In the back end, ActorFactor.InitializeActor and PhysicsActor.Create are static methods on C# classes, marked with [ConsoleMethod], and the Console class automatically finds them. Initialize actor has an implicit "Using" which means that the object passed to it is the subject of any calls until an EndUsing (or EndActor). So, in reality, the new adfs are shortcuts for console scripts that would look like this:

  1. ewActor = PhysicsActor.Create()
  2.  
  3. newActor.Color = Color(0.5, 0.5, 0.8, 1.0)
  4. newActor.Size = Vector2(3, 3)
  5. newActor.Density = 0
  6. newActor.Tag("maze_wall")
  7.  
  8. World.Add(newActor)

Each of the calls to set actor properties (Color, Size, Density, etc.) are all just properties on the C# Actor object, marked with [ConsoleProperty].

What all of this means is that if you want a class that's accessible from the console and has properties and methods you can call here's what you do. First, create a class that has methods and properties that you want console accessible tagged appropriately, like so:

  1. public class MyConsoleClass
  2. {
  3. public MyConsoleClass()
  4. {
  5.  
  6. }
  7.  
  8. [ConsoleProperty]
  9. public string Name
  10. {
  11. get; set;
  12. }
  13.  
  14. [ConsoleProperty]
  15. public string Value
  16. {
  17. get; set;
  18. }
  19.  
  20. [ConsoleMethod]
  21. public string GetMyInfo()
  22. {
  23. return String.Format("{0}:{1}", Name, Value);
  24. }
  25.  
  26. [ConsoleMethod]
  27. public static MyConsoleClass Create()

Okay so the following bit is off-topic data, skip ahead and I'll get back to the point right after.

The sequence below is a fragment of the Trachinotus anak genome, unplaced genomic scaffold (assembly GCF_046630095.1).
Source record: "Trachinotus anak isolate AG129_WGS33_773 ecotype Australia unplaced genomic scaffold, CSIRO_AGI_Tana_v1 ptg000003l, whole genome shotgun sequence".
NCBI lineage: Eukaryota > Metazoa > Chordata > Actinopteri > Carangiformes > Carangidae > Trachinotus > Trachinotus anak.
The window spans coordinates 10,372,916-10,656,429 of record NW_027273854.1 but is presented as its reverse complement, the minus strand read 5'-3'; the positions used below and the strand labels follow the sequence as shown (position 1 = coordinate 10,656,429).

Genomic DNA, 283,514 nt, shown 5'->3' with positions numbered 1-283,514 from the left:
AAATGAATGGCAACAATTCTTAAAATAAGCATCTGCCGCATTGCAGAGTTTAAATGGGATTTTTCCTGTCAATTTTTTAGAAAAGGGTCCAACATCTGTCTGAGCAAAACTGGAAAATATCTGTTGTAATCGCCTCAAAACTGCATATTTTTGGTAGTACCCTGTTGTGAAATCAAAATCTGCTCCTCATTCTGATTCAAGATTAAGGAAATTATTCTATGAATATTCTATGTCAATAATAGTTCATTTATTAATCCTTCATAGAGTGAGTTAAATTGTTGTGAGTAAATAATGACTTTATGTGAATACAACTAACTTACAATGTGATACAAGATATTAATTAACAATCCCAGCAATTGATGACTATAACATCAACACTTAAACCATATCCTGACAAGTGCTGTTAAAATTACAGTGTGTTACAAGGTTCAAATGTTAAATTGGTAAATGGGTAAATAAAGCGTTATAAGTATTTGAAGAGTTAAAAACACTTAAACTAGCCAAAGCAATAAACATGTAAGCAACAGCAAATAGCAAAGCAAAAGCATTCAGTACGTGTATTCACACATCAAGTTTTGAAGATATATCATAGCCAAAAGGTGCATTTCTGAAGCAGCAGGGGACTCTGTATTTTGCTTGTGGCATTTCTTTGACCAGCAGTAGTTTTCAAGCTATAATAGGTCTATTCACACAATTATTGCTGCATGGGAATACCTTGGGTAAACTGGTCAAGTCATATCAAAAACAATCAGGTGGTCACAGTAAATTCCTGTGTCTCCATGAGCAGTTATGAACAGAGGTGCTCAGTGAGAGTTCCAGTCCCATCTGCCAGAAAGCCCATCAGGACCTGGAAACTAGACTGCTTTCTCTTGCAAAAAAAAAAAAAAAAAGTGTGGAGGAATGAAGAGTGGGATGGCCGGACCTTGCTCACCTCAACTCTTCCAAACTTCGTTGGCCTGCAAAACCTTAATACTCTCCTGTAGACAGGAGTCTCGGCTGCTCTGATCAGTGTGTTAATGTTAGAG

28. {
  29. return new MyConsoleClass();
  30. }
  31. }

Second, compile and run you AngelXNA application. It will automatically detect your new class and allow you to now issue the following commands in the console:

  1. myVar = MyConsoleClass.Create()
  2. myVar.Name = "My Name"
  3. myVar.Value = "My Value"
  4. Echo(myVar.GetMyInfo())

So, that's pretty cool! The whole system needs work, as it's fairly dirty. The execution / parse tree can't handle chaining right now, so commands like myVar.Actor.PerformAction() won't work. In addition, there's a lot of boxing / unboxing of values going on, and some wonkyness where the console works mostly in floats. I'm not sure how much of this I'll have a chance to correct, but hopefully much of it as we move forward.

In addition, this whole system needs documentation on our wiki. If you want to help out please let me know.

Lastly, Ian Bogost and Borut Pfeifer have pointed out (via twitter) that AngelXNA definitely needs to be more user friendly to start with. As Ian said, we need things that " will help people get started' and "help them get up and running" quickly. Borut pointed out we may need more screens for the Intro game to explore a lot of the features, but I'm thinking we need more than that. For people that have tried Angel / AngelXNA, what keeps you from starting work quickly? What's confusing? How can we improve the experience and get you working on prototypes quickly and efficiently?

AngelXNA v1.0

Thanks to a lot of help from Darren, today we're officially announcing the release of AngelXNA 1.0. For those that don't know, AngelXNA is a port of the Angel prototyping engine made by EALA and released open source not too long ago. The justification for making a C#/XNA version is that I, personally, like working with C# more than I like working with C++, at least when I'm trying to do prototypes. C# allows me to program faster and worry less about things like memory leaks, memory trashing, and weird side effects. By utilizing XNA, we get a lot of stuff for free, including input handling, sound, and music handling, along with the possibility (though it has not been tested) or running prototypes on the 360.